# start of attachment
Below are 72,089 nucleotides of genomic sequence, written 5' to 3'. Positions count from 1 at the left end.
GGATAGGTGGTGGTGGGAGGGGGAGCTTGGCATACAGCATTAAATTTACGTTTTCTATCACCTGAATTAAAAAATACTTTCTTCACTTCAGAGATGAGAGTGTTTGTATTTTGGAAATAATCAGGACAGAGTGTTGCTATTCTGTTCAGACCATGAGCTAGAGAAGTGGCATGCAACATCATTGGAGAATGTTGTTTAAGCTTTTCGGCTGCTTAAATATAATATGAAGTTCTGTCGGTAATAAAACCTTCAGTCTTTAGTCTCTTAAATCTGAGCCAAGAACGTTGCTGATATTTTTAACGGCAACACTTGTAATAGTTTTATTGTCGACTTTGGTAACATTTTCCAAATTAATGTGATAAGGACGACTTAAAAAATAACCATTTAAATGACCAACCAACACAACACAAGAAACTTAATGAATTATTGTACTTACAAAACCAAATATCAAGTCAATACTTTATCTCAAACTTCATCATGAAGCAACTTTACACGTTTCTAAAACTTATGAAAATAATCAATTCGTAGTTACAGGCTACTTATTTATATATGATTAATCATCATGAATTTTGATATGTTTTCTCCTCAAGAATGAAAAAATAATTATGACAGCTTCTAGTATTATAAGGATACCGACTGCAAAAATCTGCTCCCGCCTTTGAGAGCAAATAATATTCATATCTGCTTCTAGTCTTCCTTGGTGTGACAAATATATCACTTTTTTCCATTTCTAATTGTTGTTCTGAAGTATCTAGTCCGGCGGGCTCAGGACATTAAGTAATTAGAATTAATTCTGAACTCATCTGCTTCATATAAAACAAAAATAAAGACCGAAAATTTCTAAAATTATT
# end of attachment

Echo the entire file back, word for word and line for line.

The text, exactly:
Below are 72,089 nucleotides of genomic sequence, written 5' to 3'. Positions count from 1 at the left end.
GGATAGGTGGTGGTGGGAGGGGGAGCTTGGCATACAGCATTAAATTTACGTTTTCTATCACCTGAATTAAAAAATACTTTCTTCACTTCAGAGATGAGAGTGTTTGTATTTTGGAAATAATCAGGACAGAGTGTTGCTATTCTGTTCAGACCATGAGCTAGAGAAGTGGCATGCAACATCATTGGAGAATGTTGTTTAAGCTTTTCGGCTGCTTAAATATAATATGAAGTTCTGTCGGTAATAAAACCTTCAGTCTTTAGTCTCTTAAATCTGAGCCAAGAACGTTGCTGATATTTTTAACGGCAACACTTGTAATAGTTTTATTGTCGACTTTGGTAACATTTTCCAAATTAATGTGATAAGGACGACTTAAAAAATAACCATTTAAATGACCAACCAACACAACACAAGAAACTTAATGAATTATTGTACTTACAAAACCAAATATCAAGTCAATACTTTATCTCAAACTTCATCATGAAGCAACTTTACACGTTTCTAAAACTTATGAAAATAATCAATTCGTAGTTACAGGCTACTTATTTATATATGATTAATCATCATGAATTTTGATATGTTTTCTCCTCAAGAATGAAAAAATAATTATGACAGCTTCTAGTATTATAAGGATACCGACTGCAAAAATCTGCTCCCGCCTTTGAGAGCAAATAATATTCATATCTGCTTCTAGTCTTCCTTGGTGTGACAAATATATCACTTTTTTCCATTTCTAATTGTTGTTCTGAAGTATCTAGTCCGGCGGGCTCAGGACATTAAGTAATTAGAATTAATTCTGAACTCATCTGCTTCATATAAAACAAAAATAAAGACCGAAAATTTCTAAAATTATT